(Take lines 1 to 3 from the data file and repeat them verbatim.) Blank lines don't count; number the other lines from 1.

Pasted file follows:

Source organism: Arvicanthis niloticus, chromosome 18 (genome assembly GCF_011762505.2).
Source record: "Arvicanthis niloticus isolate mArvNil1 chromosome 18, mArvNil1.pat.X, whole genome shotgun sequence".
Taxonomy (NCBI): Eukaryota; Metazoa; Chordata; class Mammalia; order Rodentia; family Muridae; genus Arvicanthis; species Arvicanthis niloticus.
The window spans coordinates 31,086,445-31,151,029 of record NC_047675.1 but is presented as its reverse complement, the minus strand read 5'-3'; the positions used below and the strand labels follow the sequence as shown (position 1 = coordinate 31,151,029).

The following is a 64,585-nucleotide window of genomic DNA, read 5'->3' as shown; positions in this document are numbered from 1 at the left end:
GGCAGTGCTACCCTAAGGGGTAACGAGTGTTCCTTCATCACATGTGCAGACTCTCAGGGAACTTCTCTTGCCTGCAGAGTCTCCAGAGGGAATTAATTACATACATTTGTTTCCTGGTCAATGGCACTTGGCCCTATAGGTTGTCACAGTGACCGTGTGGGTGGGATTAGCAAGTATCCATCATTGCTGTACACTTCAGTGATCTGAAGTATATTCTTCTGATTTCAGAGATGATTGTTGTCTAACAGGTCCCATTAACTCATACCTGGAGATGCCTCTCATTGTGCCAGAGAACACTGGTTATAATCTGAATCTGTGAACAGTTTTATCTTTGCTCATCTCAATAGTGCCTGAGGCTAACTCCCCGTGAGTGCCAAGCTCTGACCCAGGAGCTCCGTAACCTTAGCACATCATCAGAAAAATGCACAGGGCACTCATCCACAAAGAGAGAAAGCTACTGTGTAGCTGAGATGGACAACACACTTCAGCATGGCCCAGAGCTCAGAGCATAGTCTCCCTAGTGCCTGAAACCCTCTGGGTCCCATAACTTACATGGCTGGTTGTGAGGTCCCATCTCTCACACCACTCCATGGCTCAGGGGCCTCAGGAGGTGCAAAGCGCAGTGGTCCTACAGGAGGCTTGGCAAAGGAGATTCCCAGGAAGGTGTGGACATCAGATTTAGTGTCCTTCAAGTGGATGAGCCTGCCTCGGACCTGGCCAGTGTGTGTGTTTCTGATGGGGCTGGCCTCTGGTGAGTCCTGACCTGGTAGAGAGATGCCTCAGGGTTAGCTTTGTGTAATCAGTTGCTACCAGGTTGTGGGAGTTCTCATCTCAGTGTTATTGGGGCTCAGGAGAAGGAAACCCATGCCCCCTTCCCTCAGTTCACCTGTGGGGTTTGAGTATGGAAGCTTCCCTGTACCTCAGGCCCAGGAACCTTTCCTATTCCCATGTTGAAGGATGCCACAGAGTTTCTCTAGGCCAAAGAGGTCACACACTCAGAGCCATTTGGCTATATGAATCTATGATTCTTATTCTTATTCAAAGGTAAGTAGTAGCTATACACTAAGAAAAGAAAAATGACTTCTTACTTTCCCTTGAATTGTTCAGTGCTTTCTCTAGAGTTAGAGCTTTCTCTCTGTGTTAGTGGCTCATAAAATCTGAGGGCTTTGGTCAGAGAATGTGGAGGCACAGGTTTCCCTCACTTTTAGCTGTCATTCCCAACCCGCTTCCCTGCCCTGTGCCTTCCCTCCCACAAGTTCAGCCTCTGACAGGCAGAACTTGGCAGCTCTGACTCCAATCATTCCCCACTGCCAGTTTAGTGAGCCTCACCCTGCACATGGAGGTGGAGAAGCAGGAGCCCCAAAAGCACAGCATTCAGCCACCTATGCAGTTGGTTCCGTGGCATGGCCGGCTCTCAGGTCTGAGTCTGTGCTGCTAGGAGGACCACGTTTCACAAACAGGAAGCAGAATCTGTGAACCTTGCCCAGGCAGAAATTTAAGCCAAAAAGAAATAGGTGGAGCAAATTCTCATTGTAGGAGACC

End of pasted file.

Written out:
Source organism: Arvicanthis niloticus, chromosome 18 (genome assembly GCF_011762505.2).
Source record: "Arvicanthis niloticus isolate mArvNil1 chromosome 18, mArvNil1.pat.X, whole genome shotgun sequence".
Taxonomy (NCBI): Eukaryota; Metazoa; Chordata; class Mammalia; order Rodentia; family Muridae; genus Arvicanthis; species Arvicanthis niloticus.